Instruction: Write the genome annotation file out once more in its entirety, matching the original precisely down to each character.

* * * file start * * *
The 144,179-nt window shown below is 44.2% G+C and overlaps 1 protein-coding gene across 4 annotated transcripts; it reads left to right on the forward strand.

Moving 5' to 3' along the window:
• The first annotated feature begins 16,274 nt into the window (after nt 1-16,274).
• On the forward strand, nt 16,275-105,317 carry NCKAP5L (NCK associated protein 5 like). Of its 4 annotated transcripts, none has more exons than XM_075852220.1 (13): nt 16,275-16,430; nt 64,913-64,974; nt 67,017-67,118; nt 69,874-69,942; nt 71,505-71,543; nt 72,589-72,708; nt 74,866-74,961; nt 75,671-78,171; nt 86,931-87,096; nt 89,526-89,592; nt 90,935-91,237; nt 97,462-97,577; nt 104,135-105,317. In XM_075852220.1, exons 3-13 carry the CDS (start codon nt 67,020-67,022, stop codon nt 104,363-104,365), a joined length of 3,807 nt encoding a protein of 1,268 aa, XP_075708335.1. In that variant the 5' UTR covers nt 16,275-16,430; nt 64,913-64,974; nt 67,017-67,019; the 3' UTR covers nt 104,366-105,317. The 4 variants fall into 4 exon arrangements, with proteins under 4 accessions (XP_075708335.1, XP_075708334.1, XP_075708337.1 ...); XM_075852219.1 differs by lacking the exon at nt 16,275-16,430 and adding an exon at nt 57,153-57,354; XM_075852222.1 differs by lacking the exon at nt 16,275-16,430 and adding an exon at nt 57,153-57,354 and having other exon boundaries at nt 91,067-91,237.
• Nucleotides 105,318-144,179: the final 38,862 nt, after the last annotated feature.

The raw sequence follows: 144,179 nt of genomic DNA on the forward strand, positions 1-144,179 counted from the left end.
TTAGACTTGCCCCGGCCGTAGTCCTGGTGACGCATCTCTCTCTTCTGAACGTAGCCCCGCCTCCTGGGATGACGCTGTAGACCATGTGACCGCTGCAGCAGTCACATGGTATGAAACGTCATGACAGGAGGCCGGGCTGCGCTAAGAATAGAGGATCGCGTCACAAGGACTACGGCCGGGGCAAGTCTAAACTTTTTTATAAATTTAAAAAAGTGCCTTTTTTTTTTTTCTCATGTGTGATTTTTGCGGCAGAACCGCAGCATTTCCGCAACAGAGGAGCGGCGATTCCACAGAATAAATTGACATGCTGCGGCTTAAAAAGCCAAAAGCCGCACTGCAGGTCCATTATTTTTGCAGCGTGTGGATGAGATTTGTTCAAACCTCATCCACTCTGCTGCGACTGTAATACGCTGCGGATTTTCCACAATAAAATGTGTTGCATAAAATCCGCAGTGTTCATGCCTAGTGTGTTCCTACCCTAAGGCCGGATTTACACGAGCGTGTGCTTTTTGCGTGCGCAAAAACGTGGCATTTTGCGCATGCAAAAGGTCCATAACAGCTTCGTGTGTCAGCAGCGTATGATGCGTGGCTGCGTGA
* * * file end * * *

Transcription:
The 144,179-nt window shown below is 44.2% G+C and overlaps 1 protein-coding gene across 4 annotated transcripts; it reads left to right on the forward strand.

Moving 5' to 3' along the window:
• The first annotated feature begins 16,274 nt into the window (after nt 1-16,274).
• On the forward strand, nt 16,275-105,317 carry NCKAP5L (NCK associated protein 5 like). Of its 4 annotated transcripts, none has more exons than XM_075852220.1 (13): nt 16,275-16,430; nt 64,913-64,974; nt 67,017-67,118; nt 69,874-69,942; nt 71,505-71,543; nt 72,589-72,708; nt 74,866-74,961; nt 75,671-78,171; nt 86,931-87,096; nt 89,526-89,592; nt 90,935-91,237; nt 97,462-97,577; nt 104,135-105,317. In XM_075852220.1, exons 3-13 carry the CDS (start codon nt 67,020-67,022, stop codon nt 104,363-104,365), a joined length of 3,807 nt encoding a protein of 1,268 aa, XP_075708335.1. In that variant the 5' UTR covers nt 16,275-16,430; nt 64,913-64,974; nt 67,017-67,019; the 3' UTR covers nt 104,366-105,317. The 4 variants fall into 4 exon arrangements, with proteins under 4 accessions (XP_075708335.1, XP_075708334.1, XP_075708337.1 ...); XM_075852219.1 differs by lacking the exon at nt 16,275-16,430 and adding an exon at nt 57,153-57,354; XM_075852222.1 differs by lacking the exon at nt 16,275-16,430 and adding an exon at nt 57,153-57,354 and having other exon boundaries at nt 91,067-91,237.
• Nucleotides 105,318-144,179: the final 38,862 nt, after the last annotated feature.

The raw sequence follows: 144,179 nt of genomic DNA on the forward strand, positions 1-144,179 counted from the left end.
TTAGACTTGCCCCGGCCGTAGTCCTGGTGACGCATCTCTCTCTTCTGAACGTAGCCCCGCCTCCTGGGATGACGCTGTAGACCATGTGACCGCTGCAGCAGTCACATGGTATGAAACGTCATGACAGGAGGCCGGGCTGCGCTAAGAATAGAGGATCGCGTCACAAGGACTACGGCCGGGGCAAGTCTAAACTTTTTTATAAATTTAAAAAAGTGCCTTTTTTTTTTTTCTCATGTGTGATTTTTGCGGCAGAACCGCAGCATTTCCGCAACAGAGGAGCGGCGATTCCACAGAATAAATTGACATGCTGCGGCTTAAAAAGCCAAAAGCCGCACTGCAGGTCCATTATTTTTGCAGCGTGTGGATGAGATTTGTTCAAACCTCATCCACTCTGCTGCGACTGTAATACGCTGCGGATTTTCCACAATAAAATGTGTTGCATAAAATCCGCAGTGTTCATGCCTAGTGTGTTCCTACCCTAAGGCCGGATTTACACGAGCGTGTGCTTTTTGCGTGCGCAAAAACGTGGCATTTTGCGCATGCAAAAGGTCCATAACAGCTTCGTGTGTCAGCAGCGTATGATGCGTGGCTGCGTGA